SACRAMENTO — Gov. Arnold Schwarzenegger on Tuesday won the right to raid local redevelopment funds to help close California's budget deficit, but the court ruling provides only a ray of good news in an otherwise bleak fiscal outlook.
Local leaders said the ruling is an unfair cash grab that will devastate local efforts to stimulate the economy, and an appeal was announced soon after the decision.
Sacramento County Superior Court Judge Lloyd Connelly ruled that the state can transfer more than $2 billion from local redevelopment funds to school operations. Local governments objected to diverting the money, which generally is used to promote public works projects and rehabilitate downtowns.
"We dodged a bullet," said Schwarzenegger's spokesman, Aaron McLear. "This would have added $2 billion to our deficit."
During budget negotiations last year, Schwarzenegger and lawmakers agreed to use the money from redevelopment funds for schools in those districts as a way to make up for declining general fund revenue.
Local governments argued that shifting that money was unconstitutional and would prevent redevelopment agencies from moving ahead on projects that create jobs at a time of high unemployment. California's unemployment rate is at 12.6 percent.
Oakland loses $41 million this year under the ruling. Pittsburg loses $17.5 million, Richmond loses $10.1 million, Concord loses $6.2 million and San Pablo loses $5.9 million. Contra Costa County's redevelopment agency will lose $6.5 million, and the total for the county and all its cities would be $87 million, said county Redevelopment Director Jim Kennedy.
The money was taken as part of last year's budget negotiations, so cities must pay promptly. Concord had already written its check to the state. Richmond officials said last year they would not have the money and would likely face sanctions.
Concord will be completely out of the redevelopment business and, unless the city makes more cuts to staff or programs, its redevelopment agency will be insolvent in about five years under the debt it already has taken on, said Community Development Director Jim Forsberg.
In Oakland the ruling means less money for housing needs and, over the long-term, uncertainty in planning renewal projects, said Oakland City Councilmember Jean Quan, who is the city's representative to the League of California Cities.
"It would mean we'll have less for affordable housing and we'll have to be much more cautious when we're investing in new areas, because we're not going to be able to predict how much the state may or may not take from us," said Quan, who also heads the council committee that oversees city budgetary matters. "It would really limit our flexibility."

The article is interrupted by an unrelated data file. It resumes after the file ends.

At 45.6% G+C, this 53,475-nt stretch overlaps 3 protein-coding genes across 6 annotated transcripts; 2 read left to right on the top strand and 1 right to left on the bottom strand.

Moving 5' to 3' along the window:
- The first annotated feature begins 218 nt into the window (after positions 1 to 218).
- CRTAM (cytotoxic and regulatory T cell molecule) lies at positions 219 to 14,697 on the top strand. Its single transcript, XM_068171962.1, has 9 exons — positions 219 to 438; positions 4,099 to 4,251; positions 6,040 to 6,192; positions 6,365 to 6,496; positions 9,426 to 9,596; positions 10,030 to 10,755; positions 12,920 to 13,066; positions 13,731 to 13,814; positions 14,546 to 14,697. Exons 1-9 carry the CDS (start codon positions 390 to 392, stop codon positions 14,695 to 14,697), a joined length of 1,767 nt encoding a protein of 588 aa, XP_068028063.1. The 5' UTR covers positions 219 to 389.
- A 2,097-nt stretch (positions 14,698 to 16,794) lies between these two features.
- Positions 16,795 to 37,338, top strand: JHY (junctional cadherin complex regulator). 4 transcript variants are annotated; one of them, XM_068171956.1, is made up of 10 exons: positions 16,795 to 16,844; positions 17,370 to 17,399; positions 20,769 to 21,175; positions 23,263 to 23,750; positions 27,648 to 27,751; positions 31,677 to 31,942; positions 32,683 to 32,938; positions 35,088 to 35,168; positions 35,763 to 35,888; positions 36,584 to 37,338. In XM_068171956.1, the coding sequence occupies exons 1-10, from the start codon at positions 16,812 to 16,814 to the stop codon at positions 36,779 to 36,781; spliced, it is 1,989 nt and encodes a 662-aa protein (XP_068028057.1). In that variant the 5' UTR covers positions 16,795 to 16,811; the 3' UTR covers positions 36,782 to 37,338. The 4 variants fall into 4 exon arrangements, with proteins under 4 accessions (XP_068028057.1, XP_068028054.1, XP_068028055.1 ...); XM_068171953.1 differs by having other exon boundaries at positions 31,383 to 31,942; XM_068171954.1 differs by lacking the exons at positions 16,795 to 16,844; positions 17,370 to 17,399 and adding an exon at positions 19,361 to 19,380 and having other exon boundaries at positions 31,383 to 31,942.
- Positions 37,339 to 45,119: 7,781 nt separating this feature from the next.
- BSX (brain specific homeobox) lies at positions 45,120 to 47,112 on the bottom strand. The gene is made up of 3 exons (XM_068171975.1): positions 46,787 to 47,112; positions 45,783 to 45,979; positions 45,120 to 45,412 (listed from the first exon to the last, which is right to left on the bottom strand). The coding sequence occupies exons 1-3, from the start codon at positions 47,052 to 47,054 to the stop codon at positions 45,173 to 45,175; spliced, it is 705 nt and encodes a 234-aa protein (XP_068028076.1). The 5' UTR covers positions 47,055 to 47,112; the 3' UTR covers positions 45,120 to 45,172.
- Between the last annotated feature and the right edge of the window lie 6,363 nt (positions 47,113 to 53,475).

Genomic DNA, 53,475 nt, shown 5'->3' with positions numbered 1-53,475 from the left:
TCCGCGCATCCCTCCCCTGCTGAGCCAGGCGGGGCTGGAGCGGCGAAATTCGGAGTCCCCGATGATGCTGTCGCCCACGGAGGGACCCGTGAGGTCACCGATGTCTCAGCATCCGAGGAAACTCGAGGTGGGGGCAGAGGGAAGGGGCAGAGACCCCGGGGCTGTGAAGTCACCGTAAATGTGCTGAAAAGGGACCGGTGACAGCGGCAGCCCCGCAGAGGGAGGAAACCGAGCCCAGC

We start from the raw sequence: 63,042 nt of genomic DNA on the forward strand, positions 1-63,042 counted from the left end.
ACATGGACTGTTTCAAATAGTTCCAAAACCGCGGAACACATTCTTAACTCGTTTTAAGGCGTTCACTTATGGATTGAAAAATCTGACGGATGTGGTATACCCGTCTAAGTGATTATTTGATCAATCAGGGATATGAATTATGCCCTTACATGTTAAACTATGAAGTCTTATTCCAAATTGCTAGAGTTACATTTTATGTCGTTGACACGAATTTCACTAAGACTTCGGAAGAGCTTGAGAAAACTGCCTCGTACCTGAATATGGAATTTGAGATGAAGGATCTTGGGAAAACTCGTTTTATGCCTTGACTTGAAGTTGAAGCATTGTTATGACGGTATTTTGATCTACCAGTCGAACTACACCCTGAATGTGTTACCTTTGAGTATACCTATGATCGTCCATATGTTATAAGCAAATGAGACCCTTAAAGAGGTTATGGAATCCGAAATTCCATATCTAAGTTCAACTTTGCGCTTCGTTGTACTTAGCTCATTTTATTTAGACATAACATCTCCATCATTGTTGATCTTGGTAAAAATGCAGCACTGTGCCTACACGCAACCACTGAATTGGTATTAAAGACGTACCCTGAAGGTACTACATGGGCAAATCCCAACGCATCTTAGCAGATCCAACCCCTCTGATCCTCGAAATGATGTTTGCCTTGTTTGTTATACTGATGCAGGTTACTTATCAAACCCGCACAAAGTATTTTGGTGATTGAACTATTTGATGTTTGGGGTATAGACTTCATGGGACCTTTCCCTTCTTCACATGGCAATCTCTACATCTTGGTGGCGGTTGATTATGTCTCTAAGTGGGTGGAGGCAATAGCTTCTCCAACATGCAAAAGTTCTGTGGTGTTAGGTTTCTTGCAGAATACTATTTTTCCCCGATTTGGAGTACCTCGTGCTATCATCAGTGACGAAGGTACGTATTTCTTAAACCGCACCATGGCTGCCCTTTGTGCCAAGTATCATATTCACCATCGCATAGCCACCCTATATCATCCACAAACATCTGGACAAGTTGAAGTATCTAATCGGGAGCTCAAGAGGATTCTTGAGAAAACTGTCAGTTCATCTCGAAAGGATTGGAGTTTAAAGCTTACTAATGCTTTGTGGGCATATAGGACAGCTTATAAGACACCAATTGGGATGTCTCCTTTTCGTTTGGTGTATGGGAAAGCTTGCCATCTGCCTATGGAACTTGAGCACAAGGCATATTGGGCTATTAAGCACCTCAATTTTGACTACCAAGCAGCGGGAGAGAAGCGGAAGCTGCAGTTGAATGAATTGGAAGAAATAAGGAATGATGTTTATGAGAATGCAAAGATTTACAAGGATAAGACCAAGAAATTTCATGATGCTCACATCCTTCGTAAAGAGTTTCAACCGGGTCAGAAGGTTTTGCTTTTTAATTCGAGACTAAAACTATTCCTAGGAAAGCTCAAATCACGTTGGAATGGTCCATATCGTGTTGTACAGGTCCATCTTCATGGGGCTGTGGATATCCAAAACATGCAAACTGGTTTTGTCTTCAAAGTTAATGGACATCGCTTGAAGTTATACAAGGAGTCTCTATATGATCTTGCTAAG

Quan said the ruling makes it more important that voters in November pass the Local Taxpayer, Public Safety and Transportation Protection Act of 2010, a measure aimed at stopping state raids on local revenue that includes a provision to apply it retroactively.
"If we pass it, we get our $41 million back," Quan said.
In his decision, Connelly wrote that the state could use the money to help support schools located within redevelopment agency boundaries because it served a public purpose.
The California Redevelopment Association, the leading plaintiff in the case, said Tuesday it would appeal the ruling.
"We strongly disagree with Judge Connelly's ruling, which effectively says the Legislature has unlimited discretion to redirect local redevelopment funds to any purpose it wishes," said John Shirey, executive director of the association, in a written statement. "The Legislature needs to deal with its budget problems by making hard decisions using its own limited resources — not by taking away local government funds."
Connelly last year rejected a similar 2008 plan by Gov. Arnold Schwarzenegger and lawmakers because it could have led to a redevelopment agency's funds being spent outside that agency's community. State leaders fashioned their new version of the plan in a way intended to pass legal muster.
Had Connelly approved the local governments' request for an injunction, it would have created an even bigger problem for Schwarzenegger as he prepares to release his revised budget later this month. California is projecting a deficit of roughly $20 billion in the fiscal year that starts in July.
State income tax collections took an unexpected drop last month after four months of steady improvement.
The controller's office reported personal income taxes in April were down about $3 billion, or 30 percent, from administration projections. April is a critical month because it's when most Californians pay their taxes.
The Sacramento Bee and staff writers Paul Burgarino, Kelly Rayburn, Katherine Tam, Rick Radin and Paul Thissen contributed to this story.